Wednesday, May 01, 2002
A long, complex, frustrating and interesting piece from Michael Novak in National Review Online on the subject of the Catholic pedophilia scandals and liberal Catholicism. Most of the piece is devoted to an attack on the liberals, an attack largely unmoored from any discussion of the actual scandals and what they might say about the state of the church. I think he's right that the liberal attack is mostly a non-sequitur. But I also think that the conservative attack (that it's all the fault of gay priests) is worse than a non-sequitur; it's a non-sequitur wedded to a calumny. To his great credit, Novak recognizes this:
It is wrong, too, to blame homosexuality. I have no doubt that some of these criminals were heterosexual men, who in some internal desperation and need for the safest, least complicated involvement, sick with their own untamed needs, and lacking the strength of a vigorous supporting community, prayer life, and fiery love for God, simply abused the most helpless victims nearest them. They weren't moved by "homosexual" urges, I imagine, in their desperate loneliness. (Andrew Sullivan recently reprinted an online letter describing one such instance; accounts from treatment centers for fallen priests confirm the intuition.) They simply needed release. They were not mature enough to take thought for the consent, the good, the freedom, and the respect of the other as other. There may be a few homosexual weaklings among them, but there are certainly heterosexual ones.
He devotes a subtantial portion of the article to a defense of Pope John Paul II's teachings on sexuality. This is very moving, but problematic, in that he stresses the surprising degree of understanding of human sexuality that the pope evinces, and implies that most celibates would not be so sensitive. The really undercuts his larger argument, as Wojtyla will not live forever, and, by his own argument, the next pope is likely to be less feeling in these matters. That's Andrew Sullivan's main argument for how mandatory celibacy plays into the current scandals: not that celibacy is necessarily unhealthy or that celibates are warped, but that celibates are uniquely unsuited to policing sexual crimes because they may not have an emotional and informed understanding of healthy sexuality.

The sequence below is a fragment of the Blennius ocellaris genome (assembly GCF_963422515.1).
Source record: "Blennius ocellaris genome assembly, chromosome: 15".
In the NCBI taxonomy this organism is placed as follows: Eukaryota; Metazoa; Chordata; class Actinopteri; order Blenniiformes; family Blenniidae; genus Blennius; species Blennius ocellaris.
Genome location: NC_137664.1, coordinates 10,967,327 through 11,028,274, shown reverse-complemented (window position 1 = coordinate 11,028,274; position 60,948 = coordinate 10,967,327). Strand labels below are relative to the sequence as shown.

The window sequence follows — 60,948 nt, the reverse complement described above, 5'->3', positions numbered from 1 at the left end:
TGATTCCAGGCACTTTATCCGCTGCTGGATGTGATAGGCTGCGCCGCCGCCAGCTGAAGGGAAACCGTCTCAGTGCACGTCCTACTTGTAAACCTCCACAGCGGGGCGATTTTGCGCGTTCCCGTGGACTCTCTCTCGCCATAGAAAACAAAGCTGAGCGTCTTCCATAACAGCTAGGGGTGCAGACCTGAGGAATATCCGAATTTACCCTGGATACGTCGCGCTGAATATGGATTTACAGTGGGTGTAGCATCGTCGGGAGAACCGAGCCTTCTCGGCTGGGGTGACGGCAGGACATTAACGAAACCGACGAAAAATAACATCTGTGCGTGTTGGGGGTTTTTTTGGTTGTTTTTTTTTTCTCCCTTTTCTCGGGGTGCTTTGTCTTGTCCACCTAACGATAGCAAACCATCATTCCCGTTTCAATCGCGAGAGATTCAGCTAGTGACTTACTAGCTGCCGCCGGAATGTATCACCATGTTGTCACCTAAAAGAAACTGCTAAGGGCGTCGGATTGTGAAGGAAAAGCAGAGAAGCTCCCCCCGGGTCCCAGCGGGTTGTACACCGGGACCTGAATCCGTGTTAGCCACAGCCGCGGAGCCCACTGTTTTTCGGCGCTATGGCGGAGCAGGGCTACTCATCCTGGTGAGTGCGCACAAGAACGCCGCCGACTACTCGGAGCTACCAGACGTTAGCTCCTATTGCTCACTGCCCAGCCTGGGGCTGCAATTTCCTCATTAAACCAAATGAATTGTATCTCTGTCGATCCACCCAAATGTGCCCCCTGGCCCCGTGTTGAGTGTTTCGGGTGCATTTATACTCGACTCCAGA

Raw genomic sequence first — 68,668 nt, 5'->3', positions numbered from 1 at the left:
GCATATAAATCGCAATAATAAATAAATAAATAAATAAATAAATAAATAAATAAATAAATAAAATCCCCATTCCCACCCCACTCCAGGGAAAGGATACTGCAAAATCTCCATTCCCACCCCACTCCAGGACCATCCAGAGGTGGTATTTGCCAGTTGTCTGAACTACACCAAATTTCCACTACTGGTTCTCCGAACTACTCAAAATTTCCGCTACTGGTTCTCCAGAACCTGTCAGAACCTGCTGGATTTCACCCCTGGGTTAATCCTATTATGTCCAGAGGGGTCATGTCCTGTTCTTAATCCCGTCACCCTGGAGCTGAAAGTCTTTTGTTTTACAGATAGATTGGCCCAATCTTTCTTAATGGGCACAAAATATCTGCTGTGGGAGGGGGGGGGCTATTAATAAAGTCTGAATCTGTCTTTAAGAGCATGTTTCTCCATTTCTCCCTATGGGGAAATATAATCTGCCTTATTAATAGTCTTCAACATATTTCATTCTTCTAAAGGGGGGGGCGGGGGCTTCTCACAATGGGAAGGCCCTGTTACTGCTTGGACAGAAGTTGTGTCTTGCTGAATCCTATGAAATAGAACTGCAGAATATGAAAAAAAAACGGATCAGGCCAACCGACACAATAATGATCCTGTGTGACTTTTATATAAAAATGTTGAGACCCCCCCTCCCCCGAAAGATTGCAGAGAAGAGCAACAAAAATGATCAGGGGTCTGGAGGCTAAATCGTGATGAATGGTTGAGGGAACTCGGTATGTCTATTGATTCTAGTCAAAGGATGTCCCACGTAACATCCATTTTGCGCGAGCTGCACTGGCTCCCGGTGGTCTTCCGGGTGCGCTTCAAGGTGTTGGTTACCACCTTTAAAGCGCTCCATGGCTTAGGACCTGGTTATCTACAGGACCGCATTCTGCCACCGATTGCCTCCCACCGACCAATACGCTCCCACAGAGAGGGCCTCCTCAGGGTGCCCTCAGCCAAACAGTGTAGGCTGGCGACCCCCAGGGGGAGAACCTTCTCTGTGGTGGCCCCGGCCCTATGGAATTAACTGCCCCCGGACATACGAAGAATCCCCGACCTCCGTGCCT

His other key point is the following:
The problem with the "progressive" reading of the present crisis, to return to that theme, is its utter chutzpah, like the man who has just murdered his parents pleading for mercy because he is an orphan. Consider simply the first plank of the "progressive" project: Cede more power to the national conferences of bishops, and diminish the papacy. Holy Toledo! The failure of the U.S. bishops to be good shepherds is precisely why the pope had finally to step in April 16, summon them to Rome, and let them taste the disdain of their peers from around the world.
That's a good point, but it obscures the key charge against the clerisy: that it covered up the scandals out of concern for their reputations and the reputation of the Church, and that these things mattered more to them than their duty to their flock. It's fair to say that diminishing the papacy is not really a response to the problem of clericism, but the heirarchical nature of the Catholic Church may indeed be part of the problem, in that heirarchies are inherently self-preserving. Moreover, it's far from clear at this point that the pope issued the kind of dressing-down to Law and the other American cardinals that Novak assumes he did.
Novak is one of the more interesting faithful Catholics out there writing about their faith. I'm still thinking about his argument here. But it is ultimately frustrating because of its defensiveness. Novak is comfortable taking apart the liberals' arguments. He's less comfortable confronting the rot within the conservative heirarchy, and so he ultimately has little to say that could reform his Church.